WHEN we eventually emerge from lockdown the first thing most people will want to do is hug their nearest and dearest, but for some they will be running to their hair stylist to sort out the unruly mass of top of their head.

We have all seen the memes doing the rounds of how people’s hair might look post lockdown, and it seems churlish to be so obsessed with our split ends and roots at a time when doctors and nurses are doing all they can to keep patients struck down with coronavirus alive.

Bizarrely in Spain hairdressers have been considered an essential service despite tight restrictions on movement being in place.

Most of us will probably admit to having cut our own fringe at some point with the kitchen scissors only for our hairstylist to have to rescue it at the next visit.

But is now the right time to tackle our hair by ourselves and get out the home dye kits? How do we maintain our hair in a crisis and is it really worth chopping into our layers, or should we leave it to the professionals?

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We asked Scotland’s celebrity crimper, Taylor Ferguson, for his top tips during lockdown.

His name is synonymous with the best in hairdressing and his work has taken him all over the world, participating in prestigious hair shows in London, New York, Hong Kong, Paris, Bangkok and Amsterdam.

And with more than 50 years in the industry, he is a favourite with celebrities. Billy Connolly and Gregor Fisher are regulars and the pair have welcomed hundreds of other famous faces into the salon including Penny Lancaster, Rachel Hunter, Lulu, Belinda Carlisle and Nigella Lawson, as well as most of the Old Firm in the 1980s.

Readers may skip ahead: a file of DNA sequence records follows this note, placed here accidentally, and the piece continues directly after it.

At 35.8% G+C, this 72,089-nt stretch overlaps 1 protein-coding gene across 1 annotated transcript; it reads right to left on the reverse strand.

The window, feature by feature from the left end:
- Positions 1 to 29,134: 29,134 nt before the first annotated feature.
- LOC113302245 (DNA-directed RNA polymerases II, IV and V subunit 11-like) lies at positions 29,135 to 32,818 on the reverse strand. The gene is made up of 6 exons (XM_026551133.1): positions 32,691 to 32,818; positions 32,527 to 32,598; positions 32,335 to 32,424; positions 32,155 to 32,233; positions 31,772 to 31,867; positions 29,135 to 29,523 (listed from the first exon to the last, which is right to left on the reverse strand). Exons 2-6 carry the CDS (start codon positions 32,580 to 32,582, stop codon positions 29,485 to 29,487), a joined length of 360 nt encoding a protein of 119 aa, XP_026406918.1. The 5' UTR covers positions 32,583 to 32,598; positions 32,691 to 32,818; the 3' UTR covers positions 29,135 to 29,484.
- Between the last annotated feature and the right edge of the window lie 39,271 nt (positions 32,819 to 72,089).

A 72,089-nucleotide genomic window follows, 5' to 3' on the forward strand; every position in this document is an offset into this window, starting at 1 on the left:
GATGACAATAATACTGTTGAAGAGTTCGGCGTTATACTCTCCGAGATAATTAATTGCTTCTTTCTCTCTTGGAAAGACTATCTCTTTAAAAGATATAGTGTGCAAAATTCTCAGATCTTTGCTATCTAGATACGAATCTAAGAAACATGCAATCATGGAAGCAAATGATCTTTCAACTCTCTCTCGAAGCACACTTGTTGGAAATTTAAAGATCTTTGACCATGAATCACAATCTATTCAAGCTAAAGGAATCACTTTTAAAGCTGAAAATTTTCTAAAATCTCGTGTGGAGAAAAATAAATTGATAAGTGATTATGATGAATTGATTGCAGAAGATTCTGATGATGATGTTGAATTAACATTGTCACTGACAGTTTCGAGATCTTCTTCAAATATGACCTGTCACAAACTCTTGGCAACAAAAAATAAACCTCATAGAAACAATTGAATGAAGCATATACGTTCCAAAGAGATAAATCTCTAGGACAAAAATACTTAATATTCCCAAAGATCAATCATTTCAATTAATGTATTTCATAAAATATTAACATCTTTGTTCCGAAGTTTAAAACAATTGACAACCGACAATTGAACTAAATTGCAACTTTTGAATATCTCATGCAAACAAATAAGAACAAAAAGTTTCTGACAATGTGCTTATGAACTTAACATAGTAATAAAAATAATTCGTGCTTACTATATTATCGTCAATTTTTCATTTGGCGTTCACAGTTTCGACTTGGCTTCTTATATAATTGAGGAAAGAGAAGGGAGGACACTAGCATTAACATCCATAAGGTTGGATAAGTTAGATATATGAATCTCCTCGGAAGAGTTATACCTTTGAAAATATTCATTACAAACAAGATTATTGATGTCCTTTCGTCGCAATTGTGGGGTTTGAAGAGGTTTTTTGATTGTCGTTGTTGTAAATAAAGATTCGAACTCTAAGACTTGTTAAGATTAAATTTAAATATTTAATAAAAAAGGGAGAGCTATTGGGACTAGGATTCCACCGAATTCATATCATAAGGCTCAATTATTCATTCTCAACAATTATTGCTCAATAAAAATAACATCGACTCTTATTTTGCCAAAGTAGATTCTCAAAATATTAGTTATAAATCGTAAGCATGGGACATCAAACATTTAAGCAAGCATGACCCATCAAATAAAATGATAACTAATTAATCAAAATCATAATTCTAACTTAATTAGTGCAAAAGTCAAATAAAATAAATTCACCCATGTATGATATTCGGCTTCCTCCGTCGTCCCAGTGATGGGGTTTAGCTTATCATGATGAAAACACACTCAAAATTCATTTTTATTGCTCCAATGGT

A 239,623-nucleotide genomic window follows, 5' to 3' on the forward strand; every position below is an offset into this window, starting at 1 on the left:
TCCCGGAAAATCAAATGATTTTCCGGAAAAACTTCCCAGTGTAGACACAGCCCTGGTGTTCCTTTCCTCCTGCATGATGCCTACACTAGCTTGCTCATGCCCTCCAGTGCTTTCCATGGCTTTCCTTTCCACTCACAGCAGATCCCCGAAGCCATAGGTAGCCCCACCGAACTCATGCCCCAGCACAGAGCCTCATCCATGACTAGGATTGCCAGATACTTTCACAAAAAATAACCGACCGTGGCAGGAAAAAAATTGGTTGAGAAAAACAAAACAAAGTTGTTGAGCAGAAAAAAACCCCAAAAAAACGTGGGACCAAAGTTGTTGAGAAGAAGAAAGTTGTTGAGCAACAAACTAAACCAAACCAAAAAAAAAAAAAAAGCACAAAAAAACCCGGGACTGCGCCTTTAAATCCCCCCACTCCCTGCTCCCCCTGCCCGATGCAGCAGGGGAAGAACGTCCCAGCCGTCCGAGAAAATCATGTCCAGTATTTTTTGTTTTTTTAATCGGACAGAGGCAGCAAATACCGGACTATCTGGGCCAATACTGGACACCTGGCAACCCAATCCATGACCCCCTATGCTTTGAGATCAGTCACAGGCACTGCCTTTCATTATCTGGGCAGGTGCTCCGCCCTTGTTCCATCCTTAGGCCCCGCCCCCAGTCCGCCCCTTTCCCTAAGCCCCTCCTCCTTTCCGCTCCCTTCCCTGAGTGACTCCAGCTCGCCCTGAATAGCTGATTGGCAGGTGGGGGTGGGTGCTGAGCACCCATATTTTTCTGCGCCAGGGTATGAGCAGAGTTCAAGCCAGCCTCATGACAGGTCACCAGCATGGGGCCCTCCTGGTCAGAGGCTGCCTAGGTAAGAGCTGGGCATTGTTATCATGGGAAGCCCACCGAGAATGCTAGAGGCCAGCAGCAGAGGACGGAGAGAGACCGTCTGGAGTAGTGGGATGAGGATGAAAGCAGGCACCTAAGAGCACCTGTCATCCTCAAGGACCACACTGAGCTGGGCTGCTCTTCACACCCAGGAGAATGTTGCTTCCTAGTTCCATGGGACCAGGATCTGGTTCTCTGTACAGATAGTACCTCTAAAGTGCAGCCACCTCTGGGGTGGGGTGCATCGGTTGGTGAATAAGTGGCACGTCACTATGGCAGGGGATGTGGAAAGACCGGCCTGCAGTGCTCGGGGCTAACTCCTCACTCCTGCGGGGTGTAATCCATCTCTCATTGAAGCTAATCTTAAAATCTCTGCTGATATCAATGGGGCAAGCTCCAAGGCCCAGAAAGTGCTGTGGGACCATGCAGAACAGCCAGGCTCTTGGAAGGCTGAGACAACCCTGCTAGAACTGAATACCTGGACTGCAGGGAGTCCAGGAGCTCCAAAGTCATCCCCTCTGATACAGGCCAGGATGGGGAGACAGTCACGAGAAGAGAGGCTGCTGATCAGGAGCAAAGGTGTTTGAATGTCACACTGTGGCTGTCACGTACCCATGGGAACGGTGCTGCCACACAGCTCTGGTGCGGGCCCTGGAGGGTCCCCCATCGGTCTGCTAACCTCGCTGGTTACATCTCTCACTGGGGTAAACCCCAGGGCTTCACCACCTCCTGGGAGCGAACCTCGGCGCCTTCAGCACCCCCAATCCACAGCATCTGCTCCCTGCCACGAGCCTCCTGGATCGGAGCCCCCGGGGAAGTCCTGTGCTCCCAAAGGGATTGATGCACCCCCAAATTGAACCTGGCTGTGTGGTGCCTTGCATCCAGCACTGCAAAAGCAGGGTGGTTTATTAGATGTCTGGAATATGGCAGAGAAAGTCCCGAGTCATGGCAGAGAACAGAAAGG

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Mr Ferguson said: “No-one enjoys bad hair days and, yes, we may well have a few ahead, but please stay calm. In this current crisis our health and mental wellbeing are key. I do know already from clients’ reactions on our social media platforms to the temporary shutdown that hair care is a potential worry and I get it.

“I’m dealing with daily emails from clients asking me what to do and how best to do it. I’m urging caution and care. Scissor distancing is advisable but I’m sure needs must as we continue the lockdown period, so the temptation to reach for the scissors of clippers will increase.

“Although many of us are stuck at home and working from there we’ll still be seeing others via our FaceTime or Skype social catch ups or logging into business video calls with colleagues in their front rooms or makeshift office spaces. Keeping up appearances will still be important and we shouldn’t lose pride in ourselves, but the important thing is to keep calm and don’t add haircare stress to the agenda.

“Until my family members here need a haircut the only trimming I’m able to do is in the garden. So I’ve put together some advice, tips and recommendations to help us all get through the weeks and possibly months ahead.”


1 Try not to stress about your hair

We’ve enough going on in our lives just now so please aim to keep hair stress to a minimum if you can. Yes, those dark roots will emerge. Yes, the shape will grow out eventually. But we’ll survive a few bad hair days. Many are facing much worse than hair worries. We need to keep that all in perspective. Adding stress about your hair could impact negatively on your hair’s condition and we need to avoid that happening.

2 Use this time to detox your hair

Cut down on washing your hair. The less you wash it the better the condition will be. If you have to make an appearance on screen and you’ve got some wayward locks sticking up then just dampen down. Aim to just wash your hair with the usual products once a week if you can.

3 Reduce product use

Give your hair a chance to de-choke, to detox from all the usual products we use. Some products re-activate just by damping down again. So instead of adding more and more, aim for less. You’re not going out and about as much so you can adopt a more relaxed attitude – and remember all of us are in this together and our hair is growing at pretty much the same rate.

4 Aim to dry naturally

Chances are we’ve got more time on our hands than usual so unplug the hairdryer and let your hair dry naturally. Finger dry it. The lack of focused heat on your hair will help improve your hair’s condition.